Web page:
Supplementary Material

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Background: The increased prevalence of Alzheimer's disease (AD) represents an important public health issue in most countries worldwide. Interleukin-1β (IL-1β) and IL-6, which are inflammatory cytokines, are involved in the pathogenesis of AD; however, their role in agitation associated with AD remains unclear. To assess the accuracy of blood IL-1β and IL-6 as predictors of agitation in patients with AD, we examined the relationship between the levels of these interleukins and the appearance of agitation.

Methods: We used the clinical dementia rating (CDR) scale as an indicator of the severity of dementia as well as blood IL-1β and IL-6 levels in the morning and evening in 40 elderly patients who were institutionalized in an elderly nursing home.We followed up these patients and evaluated agitation using the modified overt aggression scale (MOAS) for one year.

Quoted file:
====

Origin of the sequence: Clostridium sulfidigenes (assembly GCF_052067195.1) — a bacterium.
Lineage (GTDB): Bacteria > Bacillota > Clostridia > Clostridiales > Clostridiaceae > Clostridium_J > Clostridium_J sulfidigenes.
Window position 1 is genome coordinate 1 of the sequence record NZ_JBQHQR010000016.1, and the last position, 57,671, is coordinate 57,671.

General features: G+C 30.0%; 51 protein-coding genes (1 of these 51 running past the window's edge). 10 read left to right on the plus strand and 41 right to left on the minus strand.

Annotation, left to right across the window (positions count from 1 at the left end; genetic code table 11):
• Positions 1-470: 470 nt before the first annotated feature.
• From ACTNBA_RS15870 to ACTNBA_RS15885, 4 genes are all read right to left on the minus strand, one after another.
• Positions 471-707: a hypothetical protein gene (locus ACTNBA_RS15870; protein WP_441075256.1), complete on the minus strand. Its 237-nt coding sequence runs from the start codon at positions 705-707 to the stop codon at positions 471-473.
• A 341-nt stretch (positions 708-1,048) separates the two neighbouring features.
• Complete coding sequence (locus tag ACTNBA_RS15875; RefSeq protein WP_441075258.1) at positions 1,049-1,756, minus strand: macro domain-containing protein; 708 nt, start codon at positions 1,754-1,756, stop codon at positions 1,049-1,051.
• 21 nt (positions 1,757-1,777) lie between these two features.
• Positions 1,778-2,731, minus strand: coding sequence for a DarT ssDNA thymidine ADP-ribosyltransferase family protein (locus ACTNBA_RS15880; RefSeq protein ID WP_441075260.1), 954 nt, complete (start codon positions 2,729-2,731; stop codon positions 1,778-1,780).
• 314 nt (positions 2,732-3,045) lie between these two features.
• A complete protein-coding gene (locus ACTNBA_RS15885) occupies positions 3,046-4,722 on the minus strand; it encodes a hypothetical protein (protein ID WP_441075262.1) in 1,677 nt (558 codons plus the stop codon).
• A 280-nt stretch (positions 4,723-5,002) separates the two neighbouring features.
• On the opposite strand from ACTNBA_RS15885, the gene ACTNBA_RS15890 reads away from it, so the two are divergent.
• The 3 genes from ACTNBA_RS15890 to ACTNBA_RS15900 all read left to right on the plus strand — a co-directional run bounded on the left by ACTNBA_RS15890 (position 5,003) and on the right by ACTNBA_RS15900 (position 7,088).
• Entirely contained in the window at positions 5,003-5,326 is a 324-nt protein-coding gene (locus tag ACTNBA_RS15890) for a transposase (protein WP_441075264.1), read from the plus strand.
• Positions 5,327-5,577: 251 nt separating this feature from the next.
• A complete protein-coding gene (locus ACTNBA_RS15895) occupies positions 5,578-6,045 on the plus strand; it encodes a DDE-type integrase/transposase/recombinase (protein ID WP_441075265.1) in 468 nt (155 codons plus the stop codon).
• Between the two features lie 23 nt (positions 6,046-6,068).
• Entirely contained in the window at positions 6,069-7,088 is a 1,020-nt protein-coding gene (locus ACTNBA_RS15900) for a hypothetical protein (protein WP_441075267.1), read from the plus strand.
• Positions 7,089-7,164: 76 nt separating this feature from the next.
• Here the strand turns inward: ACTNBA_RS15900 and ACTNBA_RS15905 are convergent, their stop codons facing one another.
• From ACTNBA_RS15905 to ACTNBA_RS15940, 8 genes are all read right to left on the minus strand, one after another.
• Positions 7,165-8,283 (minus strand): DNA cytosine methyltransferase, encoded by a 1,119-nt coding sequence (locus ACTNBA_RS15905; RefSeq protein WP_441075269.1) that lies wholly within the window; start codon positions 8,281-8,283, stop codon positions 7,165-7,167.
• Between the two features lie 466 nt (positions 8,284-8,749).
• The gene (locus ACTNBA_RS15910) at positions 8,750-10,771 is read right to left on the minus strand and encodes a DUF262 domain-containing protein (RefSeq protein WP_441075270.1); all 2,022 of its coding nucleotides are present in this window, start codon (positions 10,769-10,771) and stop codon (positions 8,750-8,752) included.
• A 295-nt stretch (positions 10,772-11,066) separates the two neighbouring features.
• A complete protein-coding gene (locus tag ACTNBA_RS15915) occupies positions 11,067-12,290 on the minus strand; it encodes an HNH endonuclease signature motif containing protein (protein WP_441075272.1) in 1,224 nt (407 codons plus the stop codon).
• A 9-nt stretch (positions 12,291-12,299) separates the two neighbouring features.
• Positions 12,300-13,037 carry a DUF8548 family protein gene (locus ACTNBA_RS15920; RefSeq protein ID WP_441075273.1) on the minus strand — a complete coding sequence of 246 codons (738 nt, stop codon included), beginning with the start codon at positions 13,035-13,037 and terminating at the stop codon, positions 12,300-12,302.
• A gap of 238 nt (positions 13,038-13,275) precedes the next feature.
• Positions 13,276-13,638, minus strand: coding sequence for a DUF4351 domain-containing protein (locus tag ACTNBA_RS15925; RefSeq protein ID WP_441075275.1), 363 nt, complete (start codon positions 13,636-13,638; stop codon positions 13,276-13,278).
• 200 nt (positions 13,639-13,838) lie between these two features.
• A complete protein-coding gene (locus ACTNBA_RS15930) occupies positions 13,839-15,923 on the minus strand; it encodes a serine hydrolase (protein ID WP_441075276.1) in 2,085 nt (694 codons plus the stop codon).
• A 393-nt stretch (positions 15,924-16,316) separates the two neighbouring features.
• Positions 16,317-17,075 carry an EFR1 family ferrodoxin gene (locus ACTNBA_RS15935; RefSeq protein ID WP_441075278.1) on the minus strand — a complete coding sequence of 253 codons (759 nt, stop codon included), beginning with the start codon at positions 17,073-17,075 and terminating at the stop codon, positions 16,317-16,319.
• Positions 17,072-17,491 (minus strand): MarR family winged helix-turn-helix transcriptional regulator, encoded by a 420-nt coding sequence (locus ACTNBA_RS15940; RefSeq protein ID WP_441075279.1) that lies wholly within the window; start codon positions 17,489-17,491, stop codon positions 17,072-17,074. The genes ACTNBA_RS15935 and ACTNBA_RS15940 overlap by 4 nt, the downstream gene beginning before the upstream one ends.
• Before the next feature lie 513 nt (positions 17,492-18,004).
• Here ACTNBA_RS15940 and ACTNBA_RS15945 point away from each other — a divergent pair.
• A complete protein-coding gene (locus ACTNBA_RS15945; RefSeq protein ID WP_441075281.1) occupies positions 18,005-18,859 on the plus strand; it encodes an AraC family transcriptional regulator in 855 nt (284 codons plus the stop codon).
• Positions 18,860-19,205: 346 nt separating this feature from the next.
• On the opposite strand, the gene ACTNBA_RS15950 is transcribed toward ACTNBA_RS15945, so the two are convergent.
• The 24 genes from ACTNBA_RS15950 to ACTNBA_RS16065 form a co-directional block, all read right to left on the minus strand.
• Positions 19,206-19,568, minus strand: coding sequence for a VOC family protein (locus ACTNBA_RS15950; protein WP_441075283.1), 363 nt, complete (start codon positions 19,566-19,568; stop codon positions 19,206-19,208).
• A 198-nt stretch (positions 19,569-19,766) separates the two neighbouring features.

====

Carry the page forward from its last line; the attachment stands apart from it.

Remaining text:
Results: MOAS results indicated that the initial values for CDR as well as IL-1β and IL-6 levels in the morning and IL-1β levels in the evening were significantly higher in patients with a high MOAS score than in those with a lowscore. A multiple logistic regression analysis revealed that CDR values and IL-1β and IL-6 levels in the morning significantly contributed to a higher MOAS.

Conclusion: The results showing higher IL-1β and IL-6 levels in the morning prior to the appearance of agitation in AD patients confirm the role of these interleukins in agitation, and suggest that they are useful predictors of agitation in these patients.